This is second article in a series on Cloud Computing for HPC. This article series is taken from an insideHPC guide that describes the challenges that users face and the solutions available to make running cloud based HPC applications a reality. This week we explore cloud computing models.
While the concept of cloud computing can be generalized with the previous definitions in this series, different models of use have come to be used, and in some cases providers have focused on one or more of these models.
- Software-as-a-Service (Saas) – Users are able to run the cloud provider’s applications, which are running on the provider’s cloud computing infrastructure. The user interface is available through various client devices. The end user does not have control over the servers, storage, networking, etc.
- Platform-as-a-Service (Paas) – Users can deploy their own software to the cloud provider’s infrastructure using various development tools, libraries, programming languages and tools that are available. The user does not have control over the underlying hardware systems, but can control how the software is deployed.
- Infrastructure-as-a-Service (Iaas) – The capability provided gives the user or developer the most control over the environment. The consumer can provision, through software, the storage, networks and other resources to run arbitrary software. Although the most flexible for the user, the underlying infrastructure still cannot be managed or controlled.
For companies and organizations considering moving from an in-house data center to an external one (the cloud), financial factors may drive the decision. There are a number of factors to consider when comparing an on-site data center with a cloud-based provider.
- Capital expenditure (CAPEX) – As new hardware is developed and released by systems vendors, the cost to purchase servers must be considered. Many data centers have thousands of systems that are accessed continually, so careful planning is needed to ensure that only portions of the computing or storage infrastructure are replaced at a given time. As users demand more interaction with larger and larger data, new computer servers must be acquired. As newer and faster processors are released frequently by CPU providers at similar costs, IT purchasers must refresh systems on a regular basis, just to satisfy their end-user demands. This can lead to significant amounts of CAPEX on a regular, repeating basis.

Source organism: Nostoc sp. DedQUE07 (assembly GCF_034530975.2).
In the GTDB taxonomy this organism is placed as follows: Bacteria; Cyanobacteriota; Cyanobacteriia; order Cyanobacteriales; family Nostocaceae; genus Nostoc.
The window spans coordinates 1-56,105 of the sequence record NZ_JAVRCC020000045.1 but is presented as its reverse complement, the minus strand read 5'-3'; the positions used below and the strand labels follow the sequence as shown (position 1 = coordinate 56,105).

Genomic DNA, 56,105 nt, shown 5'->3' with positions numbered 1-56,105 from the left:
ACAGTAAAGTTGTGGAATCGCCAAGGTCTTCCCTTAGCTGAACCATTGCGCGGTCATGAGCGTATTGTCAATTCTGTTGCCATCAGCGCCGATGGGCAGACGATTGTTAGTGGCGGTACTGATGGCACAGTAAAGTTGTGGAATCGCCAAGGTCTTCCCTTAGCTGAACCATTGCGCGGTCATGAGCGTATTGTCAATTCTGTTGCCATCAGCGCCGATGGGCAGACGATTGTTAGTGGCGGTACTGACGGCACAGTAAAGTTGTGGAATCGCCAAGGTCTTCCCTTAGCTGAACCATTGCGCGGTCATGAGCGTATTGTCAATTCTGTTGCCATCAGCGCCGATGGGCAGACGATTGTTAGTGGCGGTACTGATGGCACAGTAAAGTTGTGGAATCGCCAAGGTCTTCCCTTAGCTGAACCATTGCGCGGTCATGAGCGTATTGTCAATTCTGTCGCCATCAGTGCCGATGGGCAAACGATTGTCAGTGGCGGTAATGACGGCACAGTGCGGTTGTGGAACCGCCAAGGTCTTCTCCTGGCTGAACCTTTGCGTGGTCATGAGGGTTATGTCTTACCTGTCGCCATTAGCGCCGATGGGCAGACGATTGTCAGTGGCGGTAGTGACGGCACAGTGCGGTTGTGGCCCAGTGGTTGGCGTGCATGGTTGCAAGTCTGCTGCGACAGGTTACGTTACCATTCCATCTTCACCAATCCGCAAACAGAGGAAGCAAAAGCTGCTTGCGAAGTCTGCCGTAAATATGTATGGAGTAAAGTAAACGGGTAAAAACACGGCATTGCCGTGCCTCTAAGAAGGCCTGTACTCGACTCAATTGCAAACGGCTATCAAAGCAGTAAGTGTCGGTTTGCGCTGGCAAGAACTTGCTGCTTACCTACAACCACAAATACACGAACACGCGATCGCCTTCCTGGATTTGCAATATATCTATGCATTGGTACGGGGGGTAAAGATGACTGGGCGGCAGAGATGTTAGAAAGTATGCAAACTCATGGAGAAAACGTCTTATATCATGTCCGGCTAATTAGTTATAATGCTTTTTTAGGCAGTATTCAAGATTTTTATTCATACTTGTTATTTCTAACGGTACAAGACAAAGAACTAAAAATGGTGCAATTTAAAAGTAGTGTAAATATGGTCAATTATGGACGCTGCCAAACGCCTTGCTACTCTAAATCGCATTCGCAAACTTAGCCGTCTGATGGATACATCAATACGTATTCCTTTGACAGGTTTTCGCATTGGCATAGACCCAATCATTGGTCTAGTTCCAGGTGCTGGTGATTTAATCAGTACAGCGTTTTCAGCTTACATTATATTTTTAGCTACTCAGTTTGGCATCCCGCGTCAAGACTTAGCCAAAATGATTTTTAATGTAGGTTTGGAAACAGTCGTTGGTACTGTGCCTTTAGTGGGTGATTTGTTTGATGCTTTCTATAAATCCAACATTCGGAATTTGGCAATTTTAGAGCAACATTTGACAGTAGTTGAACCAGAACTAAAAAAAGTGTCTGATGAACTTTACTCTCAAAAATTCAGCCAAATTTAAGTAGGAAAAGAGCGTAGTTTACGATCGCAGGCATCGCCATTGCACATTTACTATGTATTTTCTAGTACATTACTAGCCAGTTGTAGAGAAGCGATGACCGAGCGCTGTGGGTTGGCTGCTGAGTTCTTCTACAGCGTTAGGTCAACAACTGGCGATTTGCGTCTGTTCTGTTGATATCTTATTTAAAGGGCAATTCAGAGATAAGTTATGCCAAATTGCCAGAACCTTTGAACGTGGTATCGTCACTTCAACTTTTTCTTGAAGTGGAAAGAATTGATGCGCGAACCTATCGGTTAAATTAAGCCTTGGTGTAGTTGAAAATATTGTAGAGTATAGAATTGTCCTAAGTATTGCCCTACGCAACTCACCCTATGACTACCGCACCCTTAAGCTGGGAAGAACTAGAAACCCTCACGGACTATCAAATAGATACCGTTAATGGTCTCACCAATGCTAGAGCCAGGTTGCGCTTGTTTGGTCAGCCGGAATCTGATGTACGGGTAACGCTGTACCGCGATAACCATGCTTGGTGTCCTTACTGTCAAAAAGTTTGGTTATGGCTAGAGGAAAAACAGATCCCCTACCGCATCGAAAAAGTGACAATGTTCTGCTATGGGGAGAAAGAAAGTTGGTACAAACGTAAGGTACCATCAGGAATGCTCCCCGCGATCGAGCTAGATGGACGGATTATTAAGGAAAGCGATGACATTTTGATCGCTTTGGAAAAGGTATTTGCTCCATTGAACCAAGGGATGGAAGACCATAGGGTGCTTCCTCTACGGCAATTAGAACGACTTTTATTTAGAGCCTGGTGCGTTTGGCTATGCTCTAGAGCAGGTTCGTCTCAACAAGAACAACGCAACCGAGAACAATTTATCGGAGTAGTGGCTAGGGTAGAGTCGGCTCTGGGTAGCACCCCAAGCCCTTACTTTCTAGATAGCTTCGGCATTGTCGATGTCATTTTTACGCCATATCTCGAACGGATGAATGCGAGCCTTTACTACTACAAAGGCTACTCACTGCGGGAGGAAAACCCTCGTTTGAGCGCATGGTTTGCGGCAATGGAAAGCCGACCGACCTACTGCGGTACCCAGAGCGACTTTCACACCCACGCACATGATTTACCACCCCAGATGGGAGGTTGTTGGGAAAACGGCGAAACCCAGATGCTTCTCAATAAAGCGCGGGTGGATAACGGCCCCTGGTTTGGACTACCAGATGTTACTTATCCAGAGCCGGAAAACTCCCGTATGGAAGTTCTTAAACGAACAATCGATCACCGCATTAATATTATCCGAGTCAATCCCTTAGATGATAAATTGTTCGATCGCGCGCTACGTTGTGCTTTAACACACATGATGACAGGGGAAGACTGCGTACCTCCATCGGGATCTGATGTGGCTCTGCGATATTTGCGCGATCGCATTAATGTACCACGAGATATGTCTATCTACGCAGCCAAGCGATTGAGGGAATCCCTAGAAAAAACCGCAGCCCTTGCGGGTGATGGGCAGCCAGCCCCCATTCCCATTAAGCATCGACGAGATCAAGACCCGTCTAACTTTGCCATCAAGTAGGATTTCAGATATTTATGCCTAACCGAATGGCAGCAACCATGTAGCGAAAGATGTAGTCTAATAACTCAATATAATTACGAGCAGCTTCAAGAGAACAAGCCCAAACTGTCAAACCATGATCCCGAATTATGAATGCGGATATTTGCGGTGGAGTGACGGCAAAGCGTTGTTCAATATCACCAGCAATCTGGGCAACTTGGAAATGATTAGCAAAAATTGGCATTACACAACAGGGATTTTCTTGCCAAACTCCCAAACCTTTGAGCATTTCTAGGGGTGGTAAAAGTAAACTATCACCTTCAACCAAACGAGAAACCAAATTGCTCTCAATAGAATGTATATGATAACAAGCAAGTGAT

- Operational expenditure (OPEX) – As data centers have become more complex, significant effort is required to plan, maintain and manage the resources. With every new system acquired, it must be provisioned and integrated into the existing environment. Storage systems must be monitored for failure, and backup services implemented. In addition to managing the systems, software and storage, other costs such as power for the hardware and for the cooling and air circulation must be planned for. Each new compute or storage system requires a certain amount of power and cooling. Expert personnel are a significant cost as well. Staff that are knowledgeable in the specifics of complex applications (tuning for certain inputs) are required for an efficient implementation for the desired workloads. Over time, the operational expenses will be more than the original cost of the hardware.
Next week we’ll explore the critical components of cloud based HPC. If your prefer you can download the entire series in a PDF format from the insideHPC White Paper Library, courtesy of Penguin Computing.